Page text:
Last year, to mark Migraine Awareness Week, I wrote a blog post here about migraines, what they are and how they affect me, and how I wasn’t going to let them limit my ambition or achievement in my life and work. I also wrote about where you can find advice and support, and generally to raise awareness of this and other visible and invisible conditions.
I was overwhelmed by the response from colleagues across the Civil Service and beyond – both from fellow sufferers and those previously unaware of the severe effects that migraines can have and how they can show support. Colleagues across departments started to email me directly or stop me on Whitehall to thank me for being so honest about what the condition is like and how it directly affects our work and wellbeing.
Migraines are medically characterised as ‘attacks’ because the pain literally attacks the head, and the rest of the body endures acute pain that can last from a few hours to a few days.
I have suffered from migraines since childhood. However, many people are unaware of just how debilitating migraines can be, that in some cases they are recognised as a disability, or that there is still no medical cure for this often lifelong condition.
My own symptoms are an intense headache – as if someone is repeatedly hammering on the same spot on my head – nausea, aura (I literally see flashing lights), and desperate sensitivity to light (thank goodness for polarised sunglasses), sound, smell and touch.
Common misunderstandings include that the sufferer can control migraines by avoiding what triggers them; and, in my case, that when I’m having an attack I’m drunk – because of the sunglasses, wobbly movement and slow reactions due to the pain. It’s true that alcohol, smoking, too much caffeine and some foods, like cheese and citrus fruits, can trigger a migraine. However, I do not drink alcohol or smoke, only have two cups of tea a day and avoid all food triggers.
I was initially inspired to write about my migraines because of the reaction of my manager who, after one attack came on at work, approached me and said: “I noticed the temperature change today and was worried you might get a migraine – go home, rest and don’t worry, we’ll handle things here.”
I was deeply moved by this. It made me focus on how great it would be if more employers and work colleagues understood migraines and other invisible conditions; and, crucially, if we all recognised that such visible and invisible conditions, while debilitating, should not limit our ambitions, career and life goals.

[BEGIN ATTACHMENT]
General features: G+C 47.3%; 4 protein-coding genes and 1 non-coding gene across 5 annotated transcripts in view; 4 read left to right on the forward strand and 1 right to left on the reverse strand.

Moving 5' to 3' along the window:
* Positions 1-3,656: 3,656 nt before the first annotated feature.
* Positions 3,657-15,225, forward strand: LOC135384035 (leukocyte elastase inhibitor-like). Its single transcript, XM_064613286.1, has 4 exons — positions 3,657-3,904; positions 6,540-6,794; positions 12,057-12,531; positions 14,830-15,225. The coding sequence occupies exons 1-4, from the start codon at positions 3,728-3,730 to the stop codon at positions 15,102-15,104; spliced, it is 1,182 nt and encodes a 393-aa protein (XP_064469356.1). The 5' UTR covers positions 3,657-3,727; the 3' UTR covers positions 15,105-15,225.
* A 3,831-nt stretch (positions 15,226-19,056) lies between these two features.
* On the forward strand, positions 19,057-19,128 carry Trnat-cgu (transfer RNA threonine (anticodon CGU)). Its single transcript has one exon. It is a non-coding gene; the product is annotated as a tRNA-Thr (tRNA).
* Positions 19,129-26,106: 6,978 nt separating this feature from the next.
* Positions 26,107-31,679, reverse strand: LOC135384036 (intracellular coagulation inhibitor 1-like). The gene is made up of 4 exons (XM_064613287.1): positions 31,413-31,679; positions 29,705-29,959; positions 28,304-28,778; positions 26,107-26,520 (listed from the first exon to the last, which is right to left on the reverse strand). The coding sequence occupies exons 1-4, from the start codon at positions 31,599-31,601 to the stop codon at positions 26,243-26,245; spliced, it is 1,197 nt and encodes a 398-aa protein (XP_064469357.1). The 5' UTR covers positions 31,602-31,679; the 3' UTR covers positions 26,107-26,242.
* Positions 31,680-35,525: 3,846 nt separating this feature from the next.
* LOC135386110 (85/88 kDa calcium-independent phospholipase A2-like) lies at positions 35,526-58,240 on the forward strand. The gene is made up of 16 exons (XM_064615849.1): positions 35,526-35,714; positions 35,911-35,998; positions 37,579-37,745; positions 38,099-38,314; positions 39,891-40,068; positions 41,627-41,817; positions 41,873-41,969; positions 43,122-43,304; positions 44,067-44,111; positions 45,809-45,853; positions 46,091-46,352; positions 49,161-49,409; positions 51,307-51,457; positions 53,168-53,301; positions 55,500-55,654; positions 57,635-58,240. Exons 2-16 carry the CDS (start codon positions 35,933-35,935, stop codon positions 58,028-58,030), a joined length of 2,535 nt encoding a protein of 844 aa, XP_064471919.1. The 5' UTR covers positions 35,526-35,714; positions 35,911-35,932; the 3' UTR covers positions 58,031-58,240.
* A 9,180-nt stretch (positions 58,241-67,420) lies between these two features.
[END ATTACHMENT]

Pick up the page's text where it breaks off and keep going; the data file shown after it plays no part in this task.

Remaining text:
Now, spurred on by the amazing response to my blog I want to further raise awareness of migraines and seek to debunk the myth that they are ‘just a bad headache’. Also, to highlight that other invisible conditions exist but that sufferers can cope better if we all make an effort to understand them.
So, for this year’s Migraine Awareness Week (1-7 September), I have partnered with Civil Service HR, the Civil Service Disability Champion, Sir Philip Rutnam, and The Migraine Trust to deliver a programme of awareness and how to be an inclusive employer.
This includes issuing a plethora of digital and hard-copy posters to government departments. These show migraine sufferers sharing their experiences and how they are supported through workplace adjustments, and by understanding and inclusive managers and colleagues. We are also delivering workshops to share how sufferers with invisible and visible conditions are all around us, and how line managers can effectively support employees with migraines to thrive in the workplace.
We should all show empathy towards colleagues with these conditions, but we need the knowledge and mindfulness to do so. That’s what Migraine Awareness Week is all about, and by joining with the Migraine Trust in this campaign the Civil Service acknowledges its role as an employer in supporting sufferers from migraine and helping them manage the condition’s impact on them in the workplace.
We can all achieve our goals if we have the right support and understanding. I have many goals still in my sights, and my migraines, while a reality, will not stop me!
There are still a few places left at the awareness-raising events. Anyone interested in attending should email firstname.lastname@example.org by close of play on Tuesday 3 September.